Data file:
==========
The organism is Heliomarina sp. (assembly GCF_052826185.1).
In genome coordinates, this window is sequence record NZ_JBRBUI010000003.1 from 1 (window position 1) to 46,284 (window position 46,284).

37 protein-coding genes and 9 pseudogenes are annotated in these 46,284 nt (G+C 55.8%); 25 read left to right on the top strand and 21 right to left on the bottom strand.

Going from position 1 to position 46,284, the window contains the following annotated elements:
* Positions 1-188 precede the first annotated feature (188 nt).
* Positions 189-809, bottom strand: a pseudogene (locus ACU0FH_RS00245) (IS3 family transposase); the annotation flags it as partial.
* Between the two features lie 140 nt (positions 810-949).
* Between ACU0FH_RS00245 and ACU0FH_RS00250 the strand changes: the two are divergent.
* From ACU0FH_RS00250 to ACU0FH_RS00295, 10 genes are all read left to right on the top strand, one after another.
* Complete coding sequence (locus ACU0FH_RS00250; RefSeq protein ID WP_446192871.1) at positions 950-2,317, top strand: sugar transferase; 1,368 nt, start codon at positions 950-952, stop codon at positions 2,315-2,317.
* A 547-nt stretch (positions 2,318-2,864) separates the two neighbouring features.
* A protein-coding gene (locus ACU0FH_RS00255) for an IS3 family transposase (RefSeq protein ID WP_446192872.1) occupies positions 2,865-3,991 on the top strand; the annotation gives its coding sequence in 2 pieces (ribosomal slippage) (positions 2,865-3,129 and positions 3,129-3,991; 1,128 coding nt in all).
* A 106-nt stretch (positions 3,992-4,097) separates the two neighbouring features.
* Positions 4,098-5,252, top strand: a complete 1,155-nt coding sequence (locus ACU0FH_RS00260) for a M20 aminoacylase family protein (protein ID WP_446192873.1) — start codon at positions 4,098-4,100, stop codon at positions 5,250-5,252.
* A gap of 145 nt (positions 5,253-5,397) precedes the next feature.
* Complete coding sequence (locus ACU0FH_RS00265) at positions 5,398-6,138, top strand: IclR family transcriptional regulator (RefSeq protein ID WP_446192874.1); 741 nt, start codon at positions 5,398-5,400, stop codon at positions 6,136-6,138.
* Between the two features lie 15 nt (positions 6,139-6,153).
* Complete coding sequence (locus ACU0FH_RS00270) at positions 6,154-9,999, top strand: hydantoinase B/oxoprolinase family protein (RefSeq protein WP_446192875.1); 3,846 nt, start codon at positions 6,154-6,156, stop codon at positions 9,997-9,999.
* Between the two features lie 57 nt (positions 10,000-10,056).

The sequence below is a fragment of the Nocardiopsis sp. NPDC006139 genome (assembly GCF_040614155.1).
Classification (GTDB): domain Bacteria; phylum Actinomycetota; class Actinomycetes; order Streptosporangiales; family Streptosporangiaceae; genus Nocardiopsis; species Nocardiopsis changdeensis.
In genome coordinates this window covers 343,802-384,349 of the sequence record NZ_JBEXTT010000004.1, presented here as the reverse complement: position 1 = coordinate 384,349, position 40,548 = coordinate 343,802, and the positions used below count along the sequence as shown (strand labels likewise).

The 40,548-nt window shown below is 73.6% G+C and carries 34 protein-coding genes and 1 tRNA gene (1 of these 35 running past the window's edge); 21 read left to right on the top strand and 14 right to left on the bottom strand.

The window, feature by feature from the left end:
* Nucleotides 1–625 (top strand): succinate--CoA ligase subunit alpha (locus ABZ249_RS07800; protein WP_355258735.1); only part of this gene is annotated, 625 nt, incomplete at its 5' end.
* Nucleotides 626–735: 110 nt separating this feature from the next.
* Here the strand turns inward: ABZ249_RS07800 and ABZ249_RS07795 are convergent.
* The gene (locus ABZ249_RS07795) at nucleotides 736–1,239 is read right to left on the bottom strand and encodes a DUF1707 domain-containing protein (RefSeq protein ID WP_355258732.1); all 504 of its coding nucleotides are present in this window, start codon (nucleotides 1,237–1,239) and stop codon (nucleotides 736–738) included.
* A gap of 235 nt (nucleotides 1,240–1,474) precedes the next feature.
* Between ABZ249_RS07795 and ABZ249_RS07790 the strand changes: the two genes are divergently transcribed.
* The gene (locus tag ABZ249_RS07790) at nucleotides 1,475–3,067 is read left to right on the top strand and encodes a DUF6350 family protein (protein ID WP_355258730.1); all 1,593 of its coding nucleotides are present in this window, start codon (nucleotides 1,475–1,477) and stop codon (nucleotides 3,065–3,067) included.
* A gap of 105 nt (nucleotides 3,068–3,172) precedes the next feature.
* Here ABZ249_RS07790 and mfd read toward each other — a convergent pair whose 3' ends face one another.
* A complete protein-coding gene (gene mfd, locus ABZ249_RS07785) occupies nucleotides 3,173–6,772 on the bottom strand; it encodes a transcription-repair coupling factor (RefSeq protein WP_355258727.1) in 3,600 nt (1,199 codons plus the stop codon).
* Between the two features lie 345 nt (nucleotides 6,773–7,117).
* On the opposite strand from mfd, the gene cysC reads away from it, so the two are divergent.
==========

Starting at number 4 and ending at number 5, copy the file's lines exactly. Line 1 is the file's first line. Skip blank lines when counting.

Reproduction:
Going from position 1 to position 46,284, the window contains the following annotated elements:
* Positions 1-188 precede the first annotated feature (188 nt).